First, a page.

Hiring is a necessary evil when it comes to managing your pizzeria. For many, it’s a process that you never get used to, and are always looking to improve. In previous articles, I’ve talked about the general hiring process, such as advertising positions and building job descriptions. In this article, I want to narrow in on the interview process itself.
Once you have a shortlist of candidates you think might be a good fit for your restaurant, at least on paper, it’s time to call them in for an interview. Many employers will use the first phone call as an opportunity to pre-screen applicants, to ensure they aren’t wasting time interviewing someone that isn’t a good match.
During the pre-screening phone call, ensure you find out the hours they are available to work, what skills they might have that demonstrate reliability and willingness to learn, and how they found out about the position (did they take the initiative to visit your website?). If there is anything you need them to bring to the interview, like a driver’s abstract, let them know so they can be prepared.
Look for someone who answers the phone courteously, as they will often be doing that on behalf of your company. And remember to be polite yourself--while you may be interviewing the candidates, they are also deciding if your restaurant is a good fit for them.
To prepare for the interview, ensure you have a private space in your restaurant to speak with the potential hire. It should be someplace that you won’t be interrupted, so you can devote all of your attention to them. Before the actual interview, review the candidate’s resume and come up with a good mix of questions based on their experience to add to a few standard questions that you ask every candidate.
Hiring is really asking questions—lots of questions. I can't get that across to our management enough. It is really good to understand these people, get to know them, ask open-ended questions (not just yes and no), and just see how they react. If you get a person with a good attitude, a good work ethic, a little bit of attention to detail, but with a sense of urgency, those people are invaluable. - Adam Shorter, owner of Cosmo’s Pizza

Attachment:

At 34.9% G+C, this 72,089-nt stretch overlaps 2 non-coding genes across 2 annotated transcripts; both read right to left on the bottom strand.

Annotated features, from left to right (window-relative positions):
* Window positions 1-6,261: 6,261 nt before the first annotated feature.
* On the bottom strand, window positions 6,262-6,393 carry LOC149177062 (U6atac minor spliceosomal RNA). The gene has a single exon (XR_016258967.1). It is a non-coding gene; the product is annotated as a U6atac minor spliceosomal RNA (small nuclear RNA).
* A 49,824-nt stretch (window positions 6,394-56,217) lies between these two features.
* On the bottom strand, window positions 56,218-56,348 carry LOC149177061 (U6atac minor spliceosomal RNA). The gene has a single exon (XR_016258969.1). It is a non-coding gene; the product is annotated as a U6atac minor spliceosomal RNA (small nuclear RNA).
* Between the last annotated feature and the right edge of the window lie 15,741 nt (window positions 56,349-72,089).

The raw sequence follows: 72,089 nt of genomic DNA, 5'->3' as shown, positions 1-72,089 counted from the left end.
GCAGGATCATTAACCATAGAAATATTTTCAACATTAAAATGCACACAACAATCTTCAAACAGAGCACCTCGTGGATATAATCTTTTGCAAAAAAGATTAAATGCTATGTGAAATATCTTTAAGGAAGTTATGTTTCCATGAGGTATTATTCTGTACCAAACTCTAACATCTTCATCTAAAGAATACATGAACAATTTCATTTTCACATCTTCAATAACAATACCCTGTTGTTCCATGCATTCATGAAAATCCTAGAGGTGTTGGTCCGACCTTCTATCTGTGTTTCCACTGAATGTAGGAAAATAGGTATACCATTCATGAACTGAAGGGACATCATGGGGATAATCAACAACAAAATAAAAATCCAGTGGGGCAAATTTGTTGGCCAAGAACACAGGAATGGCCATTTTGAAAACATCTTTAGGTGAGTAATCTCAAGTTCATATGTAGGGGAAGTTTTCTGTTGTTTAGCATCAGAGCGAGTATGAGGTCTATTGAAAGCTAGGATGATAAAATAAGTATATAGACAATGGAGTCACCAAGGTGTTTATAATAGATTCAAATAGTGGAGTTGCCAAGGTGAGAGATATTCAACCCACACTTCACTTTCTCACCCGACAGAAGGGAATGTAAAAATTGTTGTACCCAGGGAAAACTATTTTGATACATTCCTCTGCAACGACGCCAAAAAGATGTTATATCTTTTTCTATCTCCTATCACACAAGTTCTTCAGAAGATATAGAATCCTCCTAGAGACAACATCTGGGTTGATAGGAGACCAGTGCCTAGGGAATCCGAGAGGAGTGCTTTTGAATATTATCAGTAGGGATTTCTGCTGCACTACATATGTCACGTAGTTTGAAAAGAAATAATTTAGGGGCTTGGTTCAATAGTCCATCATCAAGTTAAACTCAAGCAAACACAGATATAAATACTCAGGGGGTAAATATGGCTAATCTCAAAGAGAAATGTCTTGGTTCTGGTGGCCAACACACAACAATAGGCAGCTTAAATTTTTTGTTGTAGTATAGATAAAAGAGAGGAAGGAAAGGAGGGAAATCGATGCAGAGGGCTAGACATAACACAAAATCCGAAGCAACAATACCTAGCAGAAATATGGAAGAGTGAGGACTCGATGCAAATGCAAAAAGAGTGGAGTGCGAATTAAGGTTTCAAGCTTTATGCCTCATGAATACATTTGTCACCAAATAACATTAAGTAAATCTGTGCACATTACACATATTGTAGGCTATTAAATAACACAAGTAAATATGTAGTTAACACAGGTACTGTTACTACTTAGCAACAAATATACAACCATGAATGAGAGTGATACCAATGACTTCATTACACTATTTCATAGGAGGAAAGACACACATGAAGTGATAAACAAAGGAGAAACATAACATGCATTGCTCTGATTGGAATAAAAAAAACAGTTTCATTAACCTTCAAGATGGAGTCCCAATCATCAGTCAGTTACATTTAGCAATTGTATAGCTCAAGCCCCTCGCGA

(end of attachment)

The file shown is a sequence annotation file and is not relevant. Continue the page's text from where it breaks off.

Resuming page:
Below is a list of interview questions you can pull from:
General Pizzeria Interview Questions
- What previous experience do you have in restaurants?
- What can you tell me about [name of your restaurant]?
- How do you feel about working shift work? What is your availability?
- Tell me about your experience working under pressure?
- Why do you want to work for us?
- How would you deal with an upset customer?
- Have you taken any training specific to restaurant work?
Job Specific Interview Questions: In the Kitchen
- What experience do you have preparing multiple orders simultaneously? Have you had other jobs where you had to multitask?
- In past positions, how were orders communicated to the kitchen?
- What experience do you have that would help you prepare orders for delivery?
- What experience do you have with portion control tools, such as weights and portion cups? Why do you think portion control would be important?
- Do you have any food safety certifications?
Job Specific Interview Questions: Delivery Drivers
- How do you feel about using your own vehicle for deliveries?
- Do you have a clean driving record? Do you have any moving violations or accidents on your record?
- What would you do if you got into an accident on a delivery?
- How would you ensure that orders were complete before leaving the store?
- What would you do in a situation where a customer refused to pay?
- What would you do if a child answered the door?
By the end of the interview, you should have a good idea of whether or not you want to hire the applicant. If at any point during the interview you decide that the candidate is not a good fit, it is ok to end it there and thank them for coming in. There is no point in wasting time asking more questions once you’ve made a decision.
“If you're hiring somebody whose job would include standing all day, interview the person standing. Standing energy and sitting energy are totally different. For every individual role, find the person with that energy and see how they perform in that state.” - Arjun Sen, Zen Mango
Ensure you ask the candidate if they have any questions for you and that you outline any pertinent details like pay, hours, and benefits. This will prevent any misunderstanding later if you present an offer. Thank the candidate for their time, and give them a timeline for when you will get back to them with your decision.
Posted on Wed, Mar 10, 2021 @ 09:03 AM.
Updated on April 6, 2021 @ 8:41 PM PST.